The book collection of Charles Hutton (1737–1823) was described by more than one of his contemporaries as the best mathematical library in Great Britain. It had been assembled over a period of around fifty years, from probably the early 1750s until about 1815. It was dispersed by sale in 1816, but fortunately there survive two manuscript catalogues and the printed sale catalogue, allowing its contents to be reconstructed, admittedly with only partial confidence.
The main content of this site thus comprises a catalogue of Charles Hutton’s library. It provides an unusually full record of what was important or thought to be important among the mathematical publications of eighteenth-century Britain as well as what was obtained from the mathematical and scientific publications of the European continent by an interested and energetic collector.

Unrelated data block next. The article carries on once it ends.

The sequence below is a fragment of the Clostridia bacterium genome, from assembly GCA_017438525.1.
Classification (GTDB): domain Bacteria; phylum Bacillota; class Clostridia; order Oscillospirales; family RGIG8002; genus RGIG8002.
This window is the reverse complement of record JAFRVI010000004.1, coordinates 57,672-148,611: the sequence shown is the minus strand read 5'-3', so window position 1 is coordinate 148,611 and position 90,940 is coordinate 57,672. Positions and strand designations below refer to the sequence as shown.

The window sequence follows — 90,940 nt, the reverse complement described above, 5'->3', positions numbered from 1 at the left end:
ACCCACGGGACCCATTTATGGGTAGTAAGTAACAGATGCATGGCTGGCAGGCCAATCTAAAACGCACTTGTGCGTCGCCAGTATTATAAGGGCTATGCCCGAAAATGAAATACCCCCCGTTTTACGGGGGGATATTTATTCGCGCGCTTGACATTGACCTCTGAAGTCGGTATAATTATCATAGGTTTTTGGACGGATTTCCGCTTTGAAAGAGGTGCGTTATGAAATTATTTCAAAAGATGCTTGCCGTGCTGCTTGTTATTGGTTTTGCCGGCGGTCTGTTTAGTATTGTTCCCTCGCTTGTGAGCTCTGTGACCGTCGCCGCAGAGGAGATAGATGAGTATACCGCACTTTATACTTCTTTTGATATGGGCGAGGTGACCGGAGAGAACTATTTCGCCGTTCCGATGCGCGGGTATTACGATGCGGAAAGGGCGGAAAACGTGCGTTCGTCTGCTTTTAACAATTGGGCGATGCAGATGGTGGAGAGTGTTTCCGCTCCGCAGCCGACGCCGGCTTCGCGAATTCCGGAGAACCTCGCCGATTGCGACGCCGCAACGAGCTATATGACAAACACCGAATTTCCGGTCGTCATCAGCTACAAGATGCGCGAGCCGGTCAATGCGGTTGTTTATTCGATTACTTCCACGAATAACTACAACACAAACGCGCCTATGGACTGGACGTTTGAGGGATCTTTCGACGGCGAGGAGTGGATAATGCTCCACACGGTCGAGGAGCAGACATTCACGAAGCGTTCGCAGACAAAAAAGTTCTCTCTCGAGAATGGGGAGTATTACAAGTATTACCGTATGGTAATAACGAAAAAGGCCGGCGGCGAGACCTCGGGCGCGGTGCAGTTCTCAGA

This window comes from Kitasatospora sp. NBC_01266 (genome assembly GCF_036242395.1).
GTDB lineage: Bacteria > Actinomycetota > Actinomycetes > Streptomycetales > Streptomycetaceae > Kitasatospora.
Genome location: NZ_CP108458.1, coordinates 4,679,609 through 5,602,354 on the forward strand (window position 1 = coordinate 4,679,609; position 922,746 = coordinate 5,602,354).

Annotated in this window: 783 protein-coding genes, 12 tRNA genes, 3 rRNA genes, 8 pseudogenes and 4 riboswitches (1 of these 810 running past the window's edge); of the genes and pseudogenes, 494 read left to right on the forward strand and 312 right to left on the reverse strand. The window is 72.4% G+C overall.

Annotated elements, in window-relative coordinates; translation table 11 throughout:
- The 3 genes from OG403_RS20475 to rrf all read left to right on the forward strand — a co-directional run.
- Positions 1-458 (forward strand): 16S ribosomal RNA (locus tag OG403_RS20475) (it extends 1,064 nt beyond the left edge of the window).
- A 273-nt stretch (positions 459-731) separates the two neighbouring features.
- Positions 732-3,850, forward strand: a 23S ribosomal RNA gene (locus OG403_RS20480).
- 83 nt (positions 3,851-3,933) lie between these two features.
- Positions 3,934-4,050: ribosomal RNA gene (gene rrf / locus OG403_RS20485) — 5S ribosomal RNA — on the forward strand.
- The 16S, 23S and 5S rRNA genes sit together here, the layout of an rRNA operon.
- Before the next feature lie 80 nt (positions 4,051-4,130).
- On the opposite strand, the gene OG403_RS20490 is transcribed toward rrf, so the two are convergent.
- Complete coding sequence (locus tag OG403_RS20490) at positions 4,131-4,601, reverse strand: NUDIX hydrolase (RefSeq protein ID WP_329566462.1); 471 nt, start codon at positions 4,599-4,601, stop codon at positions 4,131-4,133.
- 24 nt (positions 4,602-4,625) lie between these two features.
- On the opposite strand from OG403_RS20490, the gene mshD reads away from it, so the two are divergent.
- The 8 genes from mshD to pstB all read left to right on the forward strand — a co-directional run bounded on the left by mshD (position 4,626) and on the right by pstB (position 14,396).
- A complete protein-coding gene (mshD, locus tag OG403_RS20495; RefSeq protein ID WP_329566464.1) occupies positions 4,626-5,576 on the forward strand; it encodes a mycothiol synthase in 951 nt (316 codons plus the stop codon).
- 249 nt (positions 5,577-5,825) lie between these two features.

This catalogue is one of the outcomes of an AHRC-funded project on the life of Charles Hutton (1737–1823) which took place during 2014–16 with Benjamin Wardhaugh as principal investigator. A full account of Hutton’s life and work arising from that project appears in Gunpowder and Geometry: The remarkable life of Charles Hutton (William Collins, 2019); summaries are in ‘Charles Hutton: One of the greatest mathematicians in Europe”?’, Bulletin of the British Society for the History of Mathematics (2017) and ‘Who was Charles Hutton?’, History Today (2019). His surviving correspondence is collected in The Correspondence of Charles Hutton (1737–1823): Mathematical networks in Georgian Britain (OUP, 2017). Finally his library is described in more detail in ‘Collection, use and dispersal: the library of Charles Hutton and the fate of Georgian mathematics’, in Beeley and Hollings, Beyond the Academy: The Practice of Mathematics, 1600–1850 (forthcoming).